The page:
Australia’s cost of living crisis is hitting call centre workers hard, with a third of them threatening to quit in search of higher pay.
An Australian Services Union (ASU) survey of private sector call centre workers found 70 per cent felt financially ‘worse’ or ‘much worse off’ than a year ago, prompting the union to warn ‘thousands could leave’.
Call centre woes are dogging plenty of high-profile companies with Qantas finding itself in the headlines recently over bloated wait times.
Australia’s Passport Office, albeit a government organisation, has also been in the firing line this year due to staff shortages leaving thousands of desperate Aussies on hold for hours and without their travel documents.
Of call centre workers surveyed nearly half, 48 per cent, said they were living paycheck to paycheck but 43 per cent said they were struggling even to do that.
Call centre staff are threatening to look for other work because their wages aren’t keeping pace with Australia’s soaring inflation, leaving many struggling to make ends meet
The pay struggles threaten to kick off a mass exodus in the sector, with 30 per cent of staff saying they are ready to leave their jobs in search of higher pay.
The survey of Australian Services Union (ASU) call centre workers also included receptionists and administrative assistants, and was commissioned by the union.
ASU assistant national secretary Emeline Gaske said the findings represented ‘a big flashing warning light for the entire economy ‘.
‘Private sector wages simply aren’t keeping up,’ she said.
‘The call centre workforce is growing, but these jobs aren’t paying the bills.’
A union survey has found that 70 per cent of call centre staff feel worse off financially than a year ago with nearly half living paycheck to paycheck and many struggling to do even that
The survey found that 61 per cent of call centre workers said it was getting harder to cover the basics such as groceries.
This led to 11 per cent of respondents having to skip meals or pawn possessions to supplement their income.
Another 30 per cent of respondents said they had foregone health care in the past year because of cost.
By contrast only seven per cent said they were living comfortably off their current income.
Australian Services Union assistant national secretary Emeline Gaske says that the lagging private sector wages of call centre workers could see thousands exit the sector
‘The result of this wage crisis is families going without essentials like food and health care, workers selling their possessions to get by,’ Ms Gaske said.
‘If nothing changes, we will see businesses suffer too as thousands leave their employers.’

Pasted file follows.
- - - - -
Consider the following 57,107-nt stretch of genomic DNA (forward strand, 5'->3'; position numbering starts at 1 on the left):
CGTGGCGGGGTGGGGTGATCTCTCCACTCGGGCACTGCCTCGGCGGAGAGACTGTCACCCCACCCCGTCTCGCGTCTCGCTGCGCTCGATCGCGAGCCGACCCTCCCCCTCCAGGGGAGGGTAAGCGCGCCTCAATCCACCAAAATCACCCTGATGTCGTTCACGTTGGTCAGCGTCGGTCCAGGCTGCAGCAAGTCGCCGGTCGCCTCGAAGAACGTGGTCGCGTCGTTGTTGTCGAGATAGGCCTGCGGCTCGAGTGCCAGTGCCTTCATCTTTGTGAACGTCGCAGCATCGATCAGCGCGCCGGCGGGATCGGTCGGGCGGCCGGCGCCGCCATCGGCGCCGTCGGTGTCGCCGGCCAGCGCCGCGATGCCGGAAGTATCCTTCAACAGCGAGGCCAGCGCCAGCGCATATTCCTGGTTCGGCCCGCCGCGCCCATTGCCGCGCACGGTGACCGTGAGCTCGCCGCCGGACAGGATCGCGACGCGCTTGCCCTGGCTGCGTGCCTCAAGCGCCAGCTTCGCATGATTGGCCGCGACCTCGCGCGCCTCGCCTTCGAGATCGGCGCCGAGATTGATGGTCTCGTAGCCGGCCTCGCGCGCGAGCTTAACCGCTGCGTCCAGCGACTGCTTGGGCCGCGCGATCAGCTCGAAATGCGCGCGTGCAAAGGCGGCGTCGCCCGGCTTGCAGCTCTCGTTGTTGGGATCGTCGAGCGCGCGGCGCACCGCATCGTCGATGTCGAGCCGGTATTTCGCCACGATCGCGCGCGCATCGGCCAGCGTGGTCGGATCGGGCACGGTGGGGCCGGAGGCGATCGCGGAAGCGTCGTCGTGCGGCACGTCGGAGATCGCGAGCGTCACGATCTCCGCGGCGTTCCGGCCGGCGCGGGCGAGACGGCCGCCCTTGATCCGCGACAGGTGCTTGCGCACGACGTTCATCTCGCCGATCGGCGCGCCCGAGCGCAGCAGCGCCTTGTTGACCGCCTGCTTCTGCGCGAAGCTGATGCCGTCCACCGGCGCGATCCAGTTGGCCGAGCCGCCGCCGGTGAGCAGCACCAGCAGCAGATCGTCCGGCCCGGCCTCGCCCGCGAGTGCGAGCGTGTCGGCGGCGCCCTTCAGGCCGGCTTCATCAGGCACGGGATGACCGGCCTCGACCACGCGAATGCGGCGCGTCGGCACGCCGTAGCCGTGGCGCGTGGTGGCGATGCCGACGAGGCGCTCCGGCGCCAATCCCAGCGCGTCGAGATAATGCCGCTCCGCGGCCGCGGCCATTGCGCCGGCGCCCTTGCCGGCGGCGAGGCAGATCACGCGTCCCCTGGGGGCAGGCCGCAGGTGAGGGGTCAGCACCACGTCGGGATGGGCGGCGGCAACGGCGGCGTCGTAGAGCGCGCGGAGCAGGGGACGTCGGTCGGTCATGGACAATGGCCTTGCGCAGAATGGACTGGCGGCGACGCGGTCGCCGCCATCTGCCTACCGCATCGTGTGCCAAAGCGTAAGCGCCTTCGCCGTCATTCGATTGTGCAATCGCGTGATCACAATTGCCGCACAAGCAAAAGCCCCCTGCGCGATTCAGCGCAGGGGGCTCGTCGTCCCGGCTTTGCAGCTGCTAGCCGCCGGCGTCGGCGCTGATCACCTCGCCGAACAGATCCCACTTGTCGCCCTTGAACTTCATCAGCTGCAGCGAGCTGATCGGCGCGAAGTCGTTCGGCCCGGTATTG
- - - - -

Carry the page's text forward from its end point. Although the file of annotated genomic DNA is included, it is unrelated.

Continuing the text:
The average salary of a call centre worker in Australia is $59,502 per year or just over $30 per hour, according to the website talent.com.
The majority of people responding to the ASU survey were earning between $500 and $1499 per week, before tax.
According to the Australian Bureau of Statistics, inflation has outpaced wages growth for six consecutive quarters for the first time since the late 1990s.
Qantas has been hit with bad publicity over the lengthy delays people are experiencing trying to contacting their call centres with a petition claiming the average wait is five and a half hours
Qantas has been dogged by call centre delays for months with the national carrier finding itself in the spotlight when international borders opened in November last year.
Frustrated Qantas passengers continue to take to social media under the hashtag #qantasfail to complain of long waits or not being able to get through at all.
‘Hey @Qantas instead of airing these feel-good ads, how about you spend that money on employing some staff to answer phone calls and emails and look after your long-suffering customers? Would love to get a resolution to my problems from two months ago. Thanks. #qantasfail,’ Twitter user Sandy Horne wrote on Tuesday.
‘@Qantas still no response from you as to where my luggage is. This is day 3. #qantasfail #qantas,’ wrote another on Monday.
After the Easter holidays resulted in travel chaos the Australian Services Union in April called on Qantas to add at least 50 staff to its Hobart call centre.
However, the airline denied the Hobart centre, which is for premium and frequent flyer calls only, was understaffed.
CEO Alan Joyce issued a public apology but denied the centre was understaffed.
‘I do apologise for anybody trying to get through to our call centre at the moment,’ Qantas CEO Alan Joyce said last month.
‘But that’s because our call centre, with these changes of borders, has gone from 5,000 calls a day to 15,000 calls a day.
‘And every time there’s a change, like New Zealand opening up, it spikes.’
Mr Joyce said call centres were the ‘only area’ where the airline didn’t cut staff during Covid but still promised the centres would have triple the capacity they had during the Covid period by the middle of this year.
Qantas CEO Alan Joyce apologised for the lengthy call centre delays being experienced by his airline’s customers but blamed the spike in travel resulting from dropping Covid restrictions